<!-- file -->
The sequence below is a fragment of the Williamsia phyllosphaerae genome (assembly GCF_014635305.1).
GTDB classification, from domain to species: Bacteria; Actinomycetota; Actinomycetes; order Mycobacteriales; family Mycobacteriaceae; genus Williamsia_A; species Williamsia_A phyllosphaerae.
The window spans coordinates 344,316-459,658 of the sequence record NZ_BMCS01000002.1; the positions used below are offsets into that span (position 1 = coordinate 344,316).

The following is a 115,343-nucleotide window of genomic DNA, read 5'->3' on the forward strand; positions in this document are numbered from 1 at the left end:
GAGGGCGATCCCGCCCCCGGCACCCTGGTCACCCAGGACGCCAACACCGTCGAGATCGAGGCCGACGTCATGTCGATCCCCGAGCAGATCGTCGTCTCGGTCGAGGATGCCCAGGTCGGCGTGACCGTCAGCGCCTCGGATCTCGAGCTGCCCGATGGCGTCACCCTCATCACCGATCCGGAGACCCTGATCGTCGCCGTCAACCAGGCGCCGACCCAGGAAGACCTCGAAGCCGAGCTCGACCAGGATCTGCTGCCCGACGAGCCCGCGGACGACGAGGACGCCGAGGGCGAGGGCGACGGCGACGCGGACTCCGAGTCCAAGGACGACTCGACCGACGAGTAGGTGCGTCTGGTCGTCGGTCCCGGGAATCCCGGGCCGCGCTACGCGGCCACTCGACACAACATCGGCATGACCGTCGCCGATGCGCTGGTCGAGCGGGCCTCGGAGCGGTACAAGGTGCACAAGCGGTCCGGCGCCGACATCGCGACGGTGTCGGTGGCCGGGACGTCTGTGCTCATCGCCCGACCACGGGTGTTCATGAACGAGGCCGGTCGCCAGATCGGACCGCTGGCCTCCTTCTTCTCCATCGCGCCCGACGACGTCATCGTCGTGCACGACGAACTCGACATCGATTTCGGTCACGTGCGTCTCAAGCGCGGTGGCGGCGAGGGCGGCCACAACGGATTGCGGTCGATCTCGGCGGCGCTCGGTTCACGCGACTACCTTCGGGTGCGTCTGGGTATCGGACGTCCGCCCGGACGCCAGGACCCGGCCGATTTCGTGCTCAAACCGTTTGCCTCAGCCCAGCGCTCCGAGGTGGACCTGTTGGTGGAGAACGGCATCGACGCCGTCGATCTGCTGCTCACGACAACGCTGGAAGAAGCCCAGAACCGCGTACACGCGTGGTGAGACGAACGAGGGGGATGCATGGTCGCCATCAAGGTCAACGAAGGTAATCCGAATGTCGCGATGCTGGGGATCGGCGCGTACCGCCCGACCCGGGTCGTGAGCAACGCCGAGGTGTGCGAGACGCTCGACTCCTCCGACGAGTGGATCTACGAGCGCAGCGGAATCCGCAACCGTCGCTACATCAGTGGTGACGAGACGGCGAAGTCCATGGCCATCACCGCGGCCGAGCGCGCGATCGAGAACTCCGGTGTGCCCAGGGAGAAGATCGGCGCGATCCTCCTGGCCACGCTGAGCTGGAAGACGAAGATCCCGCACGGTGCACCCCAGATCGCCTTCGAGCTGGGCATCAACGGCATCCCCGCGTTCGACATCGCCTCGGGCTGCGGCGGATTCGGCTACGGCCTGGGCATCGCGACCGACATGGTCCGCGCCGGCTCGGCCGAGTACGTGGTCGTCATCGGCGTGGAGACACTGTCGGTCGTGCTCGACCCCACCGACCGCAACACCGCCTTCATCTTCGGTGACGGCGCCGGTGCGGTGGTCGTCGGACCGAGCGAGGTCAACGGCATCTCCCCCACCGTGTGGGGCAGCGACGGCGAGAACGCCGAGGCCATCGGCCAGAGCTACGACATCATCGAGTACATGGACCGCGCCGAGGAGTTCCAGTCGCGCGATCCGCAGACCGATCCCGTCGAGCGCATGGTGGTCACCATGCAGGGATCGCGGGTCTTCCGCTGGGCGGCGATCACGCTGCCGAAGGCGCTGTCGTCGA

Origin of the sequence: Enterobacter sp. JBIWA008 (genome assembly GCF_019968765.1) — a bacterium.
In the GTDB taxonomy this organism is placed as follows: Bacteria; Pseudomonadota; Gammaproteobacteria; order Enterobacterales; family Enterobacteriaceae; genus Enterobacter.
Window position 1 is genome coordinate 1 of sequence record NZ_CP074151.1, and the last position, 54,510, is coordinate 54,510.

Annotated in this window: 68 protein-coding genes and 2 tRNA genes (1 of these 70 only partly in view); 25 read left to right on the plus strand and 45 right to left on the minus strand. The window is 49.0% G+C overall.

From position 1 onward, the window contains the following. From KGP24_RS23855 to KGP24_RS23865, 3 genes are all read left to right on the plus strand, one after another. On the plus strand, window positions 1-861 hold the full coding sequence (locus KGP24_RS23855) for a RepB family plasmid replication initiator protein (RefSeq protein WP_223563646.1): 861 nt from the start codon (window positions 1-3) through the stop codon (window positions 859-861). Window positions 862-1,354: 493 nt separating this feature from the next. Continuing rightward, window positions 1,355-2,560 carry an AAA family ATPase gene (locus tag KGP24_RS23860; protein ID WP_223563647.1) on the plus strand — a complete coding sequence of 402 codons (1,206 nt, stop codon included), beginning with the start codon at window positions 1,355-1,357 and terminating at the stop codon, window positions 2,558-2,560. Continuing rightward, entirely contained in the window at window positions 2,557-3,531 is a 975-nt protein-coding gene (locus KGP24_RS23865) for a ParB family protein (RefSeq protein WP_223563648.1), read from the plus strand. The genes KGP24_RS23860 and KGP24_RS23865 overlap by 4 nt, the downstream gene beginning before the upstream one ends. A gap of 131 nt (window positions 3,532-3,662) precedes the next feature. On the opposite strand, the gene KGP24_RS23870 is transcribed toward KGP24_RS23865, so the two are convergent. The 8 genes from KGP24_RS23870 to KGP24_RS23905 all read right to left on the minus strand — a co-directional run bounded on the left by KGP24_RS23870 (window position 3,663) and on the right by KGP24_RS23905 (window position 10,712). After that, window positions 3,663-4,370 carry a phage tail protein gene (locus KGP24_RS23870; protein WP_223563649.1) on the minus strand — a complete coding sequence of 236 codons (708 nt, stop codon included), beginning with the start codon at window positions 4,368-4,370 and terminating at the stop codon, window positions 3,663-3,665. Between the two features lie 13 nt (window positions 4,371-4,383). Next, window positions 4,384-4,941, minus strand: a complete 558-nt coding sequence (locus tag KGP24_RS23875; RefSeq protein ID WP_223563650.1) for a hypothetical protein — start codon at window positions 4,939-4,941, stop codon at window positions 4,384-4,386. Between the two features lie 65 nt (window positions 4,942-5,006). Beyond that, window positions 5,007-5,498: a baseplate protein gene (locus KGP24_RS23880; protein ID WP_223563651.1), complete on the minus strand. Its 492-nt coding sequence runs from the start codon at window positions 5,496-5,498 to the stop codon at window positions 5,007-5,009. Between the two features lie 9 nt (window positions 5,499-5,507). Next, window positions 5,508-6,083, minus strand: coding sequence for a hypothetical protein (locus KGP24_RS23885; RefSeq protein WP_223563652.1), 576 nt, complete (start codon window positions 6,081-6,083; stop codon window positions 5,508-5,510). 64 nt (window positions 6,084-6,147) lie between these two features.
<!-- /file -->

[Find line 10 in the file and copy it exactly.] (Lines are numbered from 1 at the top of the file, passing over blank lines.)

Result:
From position 1 onward, the window contains the following. From KGP24_RS23855 to KGP24_RS23865, 3 genes are all read left to right on the plus strand, one after another. On the plus strand, window positions 1-861 hold the full coding sequence (locus KGP24_RS23855) for a RepB family plasmid replication initiator protein (RefSeq protein WP_223563646.1): 861 nt from the start codon (window positions 1-3) through the stop codon (window positions 859-861). Window positions 862-1,354: 493 nt separating this feature from the next. Continuing rightward, window positions 1,355-2,560 carry an AAA family ATPase gene (locus tag KGP24_RS23860; protein ID WP_223563647.1) on the plus strand — a complete coding sequence of 402 codons (1,206 nt, stop codon included), beginning with the start codon at window positions 1,355-1,357 and terminating at the stop codon, window positions 2,558-2,560. Continuing rightward, entirely contained in the window at window positions 2,557-3,531 is a 975-nt protein-coding gene (locus KGP24_RS23865) for a ParB family protein (RefSeq protein WP_223563648.1), read from the plus strand. The genes KGP24_RS23860 and KGP24_RS23865 overlap by 4 nt, the downstream gene beginning before the upstream one ends. A gap of 131 nt (window positions 3,532-3,662) precedes the next feature. On the opposite strand, the gene KGP24_RS23870 is transcribed toward KGP24_RS23865, so the two are convergent. The 8 genes from KGP24_RS23870 to KGP24_RS23905 all read right to left on the minus strand — a co-directional run bounded on the left by KGP24_RS23870 (window position 3,663) and on the right by KGP24_RS23905 (window position 10,712). After that, window positions 3,663-4,370 carry a phage tail protein gene (locus KGP24_RS23870; protein WP_223563649.1) on the minus strand — a complete coding sequence of 236 codons (708 nt, stop codon included), beginning with the start codon at window positions 4,368-4,370 and terminating at the stop codon, window positions 3,663-3,665. Between the two features lie 13 nt (window positions 4,371-4,383). Next, window positions 4,384-4,941, minus strand: a complete 558-nt coding sequence (locus tag KGP24_RS23875; RefSeq protein ID WP_223563650.1) for a hypothetical protein — start codon at window positions 4,939-4,941, stop codon at window positions 4,384-4,386. Between the two features lie 65 nt (window positions 4,942-5,006). Beyond that, window positions 5,007-5,498: a baseplate protein gene (locus KGP24_RS23880; protein ID WP_223563651.1), complete on the minus strand. Its 492-nt coding sequence runs from the start codon at window positions 5,496-5,498 to the stop codon at window positions 5,007-5,009. Between the two features lie 9 nt (window positions 5,499-5,507). Next, window positions 5,508-6,083, minus strand: coding sequence for a hypothetical protein (locus KGP24_RS23885; RefSeq protein WP_223563652.1), 576 nt, complete (start codon window positions 6,081-6,083; stop codon window positions 5,508-5,510). 64 nt (window positions 6,084-6,147) lie between these two features.